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Logjam 2.0: Brad Miller, Chris Taylor, and the luck of the narrative

Yes, a bunch of underwhelming prospects have failed to create the superteam we hoped for years ago. But that may have somehow turned into a good thing.

Joe Nicholson-USA TODAY Sports

Last winter the Mariners went and did a very strange thing in that they signed a second baseman to a ten-year, $240 million dollar contract despite already having two starting second basemen on their 25-man roster in Dustin Ackley and Nick Franklin. This created a precarious situation in which some idiot claimed that the Mariners most assuredly would never stash Franklin in the minors while sending Ackley into the outfield, which is exactly what ended up happening right after the article got published. But as a direct result of this logjam, the Mariners now have a new starting centerfielder projected to be worth 2 and a half wins next season.

Well it's been a year, and the Mariners are still apparently making confusing roster decisions like making phone calls to free-agent shortstops despite already having two starting shortstops on their 25-man roster in Brad Miller and Chris Taylor--refusing to learn their lesson and go back to the draft to start over like the fools they are. Will they ever learn?!

Now, I'm not here to talk about Hanley Ramirez on the Mariners, because nobody knows if that rumor has any legs beyond being noise or an outward signal of wallet depth by Jack Zduriencik and Co. And anything beyond an actual signed and dated contact during the GM meetings is even more suspect than unsubstantiated rumors during December's Winter Meetings. But apparently there are multiple reports out of the New York media (yes, yes, red flags) that the Mets could be interested in either Miller or Taylor to fill their hole between second and third after signing Michael Cuddyer to a win-now contract three days ago. And the kicker? It's being tied to the M's interest in Hanley Ramirez.

Now before I get too ahead of myself here I should stipulate that all this seems to be conjecture from beat writers desperate to narrativize an offseason that only has two or three major transactions written down in the storybook. But the exciting thing is that I think it can expose a few crucial elements to the whole process of negotiating between teams that often goes unnoticed when reporters try and play GM: one being that front offices are given narratives too, and the Mariners just may have lucked into a "story" they never fully intended on in the first place.

Nobody knows why Hanley Ramirez received a call from the Mariners except for the Mariners and Hanley Ramirez' agent, but now that everyone knows the call was made, they seem desperate to try and figure out what the hell Jack Zduriencik is thinking of doing in 2015. You know, the man who just turned the Mariners into an 87-win team a game out of the playoffs despite watching their first baseman project walk to Toronto after having both of their 2013 DH projects dissipate into the ether in the process. The Mariners are exciting and trending upwards towards the talk of the league, apparently "primed for the playoffs." The right side of the narrative. Hell, even Justin Upton took them off his no-trade list.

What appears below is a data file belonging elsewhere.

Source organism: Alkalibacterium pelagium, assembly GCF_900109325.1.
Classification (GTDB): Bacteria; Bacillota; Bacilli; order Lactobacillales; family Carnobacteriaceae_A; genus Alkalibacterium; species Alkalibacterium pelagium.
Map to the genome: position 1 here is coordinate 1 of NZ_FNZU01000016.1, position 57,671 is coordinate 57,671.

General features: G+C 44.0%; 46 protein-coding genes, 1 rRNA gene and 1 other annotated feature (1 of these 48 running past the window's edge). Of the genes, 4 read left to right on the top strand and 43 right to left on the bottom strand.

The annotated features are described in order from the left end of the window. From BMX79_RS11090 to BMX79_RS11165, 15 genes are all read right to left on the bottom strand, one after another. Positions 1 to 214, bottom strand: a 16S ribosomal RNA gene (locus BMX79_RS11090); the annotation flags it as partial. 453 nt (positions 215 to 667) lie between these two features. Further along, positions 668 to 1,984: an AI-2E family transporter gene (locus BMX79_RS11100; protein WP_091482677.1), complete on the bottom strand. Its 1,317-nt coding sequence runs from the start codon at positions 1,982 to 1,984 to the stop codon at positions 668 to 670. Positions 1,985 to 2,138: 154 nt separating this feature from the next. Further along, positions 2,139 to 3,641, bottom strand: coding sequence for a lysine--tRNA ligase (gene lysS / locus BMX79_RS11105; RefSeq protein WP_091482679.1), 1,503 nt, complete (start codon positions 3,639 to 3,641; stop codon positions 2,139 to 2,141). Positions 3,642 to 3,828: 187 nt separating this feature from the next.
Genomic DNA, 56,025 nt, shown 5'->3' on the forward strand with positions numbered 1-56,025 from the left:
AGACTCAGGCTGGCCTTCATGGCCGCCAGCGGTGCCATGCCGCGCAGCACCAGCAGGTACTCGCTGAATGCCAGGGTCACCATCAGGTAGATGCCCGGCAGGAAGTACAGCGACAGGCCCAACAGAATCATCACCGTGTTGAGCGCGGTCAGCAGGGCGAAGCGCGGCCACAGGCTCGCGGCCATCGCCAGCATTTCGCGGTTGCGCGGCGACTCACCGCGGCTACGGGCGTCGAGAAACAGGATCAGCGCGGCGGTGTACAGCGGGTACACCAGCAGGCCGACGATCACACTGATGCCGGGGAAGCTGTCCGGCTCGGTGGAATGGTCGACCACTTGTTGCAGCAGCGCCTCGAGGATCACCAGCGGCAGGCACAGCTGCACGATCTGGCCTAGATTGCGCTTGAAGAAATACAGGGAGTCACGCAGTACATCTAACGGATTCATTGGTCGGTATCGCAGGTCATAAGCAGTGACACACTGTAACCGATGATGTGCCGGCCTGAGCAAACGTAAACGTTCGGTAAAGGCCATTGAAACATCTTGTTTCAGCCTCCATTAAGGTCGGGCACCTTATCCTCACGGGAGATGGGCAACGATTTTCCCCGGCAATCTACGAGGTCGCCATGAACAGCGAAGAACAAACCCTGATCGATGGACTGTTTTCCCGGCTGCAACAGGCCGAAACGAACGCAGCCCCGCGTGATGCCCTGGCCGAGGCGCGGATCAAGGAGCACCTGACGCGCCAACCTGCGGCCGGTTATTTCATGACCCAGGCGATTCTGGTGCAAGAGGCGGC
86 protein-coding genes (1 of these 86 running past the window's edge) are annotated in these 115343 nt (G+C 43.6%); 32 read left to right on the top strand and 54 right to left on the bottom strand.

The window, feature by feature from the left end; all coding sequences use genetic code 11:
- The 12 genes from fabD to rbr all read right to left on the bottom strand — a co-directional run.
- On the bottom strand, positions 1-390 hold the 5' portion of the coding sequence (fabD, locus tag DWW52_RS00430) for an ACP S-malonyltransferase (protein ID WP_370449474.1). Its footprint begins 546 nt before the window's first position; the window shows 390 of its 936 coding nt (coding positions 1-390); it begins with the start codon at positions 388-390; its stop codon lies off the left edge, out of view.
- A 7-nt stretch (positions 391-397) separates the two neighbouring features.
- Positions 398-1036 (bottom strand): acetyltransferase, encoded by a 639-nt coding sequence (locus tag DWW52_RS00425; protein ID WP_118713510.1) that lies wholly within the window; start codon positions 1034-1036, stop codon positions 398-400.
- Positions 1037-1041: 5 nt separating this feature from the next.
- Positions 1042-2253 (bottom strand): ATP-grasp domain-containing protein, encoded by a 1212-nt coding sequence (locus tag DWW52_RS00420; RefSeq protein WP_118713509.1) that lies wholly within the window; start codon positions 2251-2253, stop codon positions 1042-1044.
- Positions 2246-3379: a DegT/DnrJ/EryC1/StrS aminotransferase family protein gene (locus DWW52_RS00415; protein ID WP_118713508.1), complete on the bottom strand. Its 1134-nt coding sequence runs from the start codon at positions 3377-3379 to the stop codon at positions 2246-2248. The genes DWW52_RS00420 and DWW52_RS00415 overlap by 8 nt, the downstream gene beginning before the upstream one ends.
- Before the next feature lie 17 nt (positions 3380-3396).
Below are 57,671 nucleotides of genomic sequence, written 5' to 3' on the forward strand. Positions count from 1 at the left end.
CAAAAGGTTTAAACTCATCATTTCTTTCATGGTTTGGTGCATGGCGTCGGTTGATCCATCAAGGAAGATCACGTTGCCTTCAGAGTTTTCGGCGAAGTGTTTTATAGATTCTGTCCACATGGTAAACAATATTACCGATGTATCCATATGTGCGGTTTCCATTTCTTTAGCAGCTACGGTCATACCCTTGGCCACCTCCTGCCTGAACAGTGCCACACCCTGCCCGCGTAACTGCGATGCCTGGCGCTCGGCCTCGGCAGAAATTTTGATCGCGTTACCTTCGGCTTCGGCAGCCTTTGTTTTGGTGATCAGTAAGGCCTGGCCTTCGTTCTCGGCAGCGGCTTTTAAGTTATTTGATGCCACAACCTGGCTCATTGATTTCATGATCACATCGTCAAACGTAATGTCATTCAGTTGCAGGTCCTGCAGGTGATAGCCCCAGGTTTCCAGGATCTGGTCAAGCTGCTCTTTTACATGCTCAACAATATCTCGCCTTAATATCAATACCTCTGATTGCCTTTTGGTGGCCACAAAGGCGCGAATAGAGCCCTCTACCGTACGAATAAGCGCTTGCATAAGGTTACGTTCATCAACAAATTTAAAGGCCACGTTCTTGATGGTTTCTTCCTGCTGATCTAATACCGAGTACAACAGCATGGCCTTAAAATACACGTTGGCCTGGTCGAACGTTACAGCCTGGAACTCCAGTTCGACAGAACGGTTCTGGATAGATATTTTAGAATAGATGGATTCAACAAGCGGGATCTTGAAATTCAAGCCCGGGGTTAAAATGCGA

So don't forget that it has been less than a year since the front-office expose painted the whole thing like a flaming, derailed train cascading into the depths of a bottomless pit with no hopes of survival. We all know what was in the article, but what made it feel so awful were the material results justifying the words we were reading on our screens: failed prospects. Bizarre positional logjams. Obnoxious fetishization of DH/1B guys. An itemized record of failure and a worn out farm system at the end of its tether.

Funny what a year does. Jack Zduriencik may still be criticizing fonts, but he probably isn't being laughed off the phone anymore, if he ever was. And that's the wonderful part about all of this: the plan failed. They clearly wanted Justin Smoak and Jesus Montero to hit 45 home runs a year, and have Dustin Ackley at second while Danny Hultzen struck out hitters that didn't even get balls hit into Franklin Gutierrez' glove. And you can justifiably freak out when that all blows up, as we all did. But instead of a blowing up, it has somehow turned into two consecutive seasons of productive prospect logjams, providing roster depth, trade flexibility, and somehow, industry buzz from writers, and, assuredly other GMs.

I don't have the slightest idea if the Mariners are going to trade Brad Miller or Chris Taylor this winter, and if history has taught me anything it's to shut the hell up about it. But this is a different offseason, with a weaker free agent class and a Mariners club that looks a whole lot different even though it kind of looks the same, when you think about it. The Mariners may go and do a very strange thing and sign a new shortstop to an expensive contract, or they may trade one they currently have. They may not do any of those things, who knows.

But they have the flexibility to do all of them if they want, and they don't even have to spend a year rebuilding. Jack the Drafter may not have created a superteam the way we all thought he would, but he got two stories pretty damn right this year.